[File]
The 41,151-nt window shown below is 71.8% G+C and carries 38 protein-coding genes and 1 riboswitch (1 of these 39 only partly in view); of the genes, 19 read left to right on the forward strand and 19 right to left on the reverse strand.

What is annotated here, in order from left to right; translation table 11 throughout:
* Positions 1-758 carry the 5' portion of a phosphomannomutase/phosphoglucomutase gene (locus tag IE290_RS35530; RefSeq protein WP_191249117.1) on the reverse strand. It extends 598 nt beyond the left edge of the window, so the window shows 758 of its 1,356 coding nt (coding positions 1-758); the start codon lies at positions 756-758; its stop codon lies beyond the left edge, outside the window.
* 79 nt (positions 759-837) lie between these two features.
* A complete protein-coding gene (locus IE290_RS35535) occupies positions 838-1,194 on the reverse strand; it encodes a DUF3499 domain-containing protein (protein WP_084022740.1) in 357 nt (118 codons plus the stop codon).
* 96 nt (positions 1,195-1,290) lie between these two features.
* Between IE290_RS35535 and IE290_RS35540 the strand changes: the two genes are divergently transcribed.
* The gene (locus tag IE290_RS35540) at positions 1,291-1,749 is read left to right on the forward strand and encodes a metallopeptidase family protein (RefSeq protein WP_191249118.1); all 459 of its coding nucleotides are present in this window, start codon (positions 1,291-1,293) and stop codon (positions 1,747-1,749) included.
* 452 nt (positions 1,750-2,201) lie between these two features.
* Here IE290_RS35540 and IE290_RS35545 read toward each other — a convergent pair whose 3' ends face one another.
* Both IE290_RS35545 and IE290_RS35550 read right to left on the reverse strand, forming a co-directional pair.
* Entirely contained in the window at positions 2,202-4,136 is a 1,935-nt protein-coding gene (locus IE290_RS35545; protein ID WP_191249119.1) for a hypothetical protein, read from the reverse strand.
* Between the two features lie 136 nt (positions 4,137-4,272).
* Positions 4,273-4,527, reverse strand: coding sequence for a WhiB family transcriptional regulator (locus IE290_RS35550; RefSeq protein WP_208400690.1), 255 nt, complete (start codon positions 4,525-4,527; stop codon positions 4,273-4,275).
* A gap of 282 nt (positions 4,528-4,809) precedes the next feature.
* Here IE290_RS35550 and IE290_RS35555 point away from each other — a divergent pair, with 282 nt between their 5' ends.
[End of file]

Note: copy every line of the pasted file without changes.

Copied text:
The 41,151-nt window shown below is 71.8% G+C and carries 38 protein-coding genes and 1 riboswitch (1 of these 39 only partly in view); of the genes, 19 read left to right on the forward strand and 19 right to left on the reverse strand.

What is annotated here, in order from left to right; translation table 11 throughout:
* Positions 1-758 carry the 5' portion of a phosphomannomutase/phosphoglucomutase gene (locus tag IE290_RS35530; RefSeq protein WP_191249117.1) on the reverse strand. It extends 598 nt beyond the left edge of the window, so the window shows 758 of its 1,356 coding nt (coding positions 1-758); the start codon lies at positions 756-758; its stop codon lies beyond the left edge, outside the window.
* 79 nt (positions 759-837) lie between these two features.
* A complete protein-coding gene (locus IE290_RS35535) occupies positions 838-1,194 on the reverse strand; it encodes a DUF3499 domain-containing protein (protein WP_084022740.1) in 357 nt (118 codons plus the stop codon).
* 96 nt (positions 1,195-1,290) lie between these two features.
* Between IE290_RS35535 and IE290_RS35540 the strand changes: the two genes are divergently transcribed.
* The gene (locus tag IE290_RS35540) at positions 1,291-1,749 is read left to right on the forward strand and encodes a metallopeptidase family protein (RefSeq protein WP_191249118.1); all 459 of its coding nucleotides are present in this window, start codon (positions 1,291-1,293) and stop codon (positions 1,747-1,749) included.
* 452 nt (positions 1,750-2,201) lie between these two features.
* Here IE290_RS35540 and IE290_RS35545 read toward each other — a convergent pair whose 3' ends face one another.
* Both IE290_RS35545 and IE290_RS35550 read right to left on the reverse strand, forming a co-directional pair.
* Entirely contained in the window at positions 2,202-4,136 is a 1,935-nt protein-coding gene (locus IE290_RS35545; protein ID WP_191249119.1) for a hypothetical protein, read from the reverse strand.
* Between the two features lie 136 nt (positions 4,137-4,272).
* Positions 4,273-4,527, reverse strand: coding sequence for a WhiB family transcriptional regulator (locus IE290_RS35550; RefSeq protein WP_208400690.1), 255 nt, complete (start codon positions 4,525-4,527; stop codon positions 4,273-4,275).
* A gap of 282 nt (positions 4,528-4,809) precedes the next feature.
* Here IE290_RS35550 and IE290_RS35555 point away from each other — a divergent pair, with 282 nt between their 5' ends.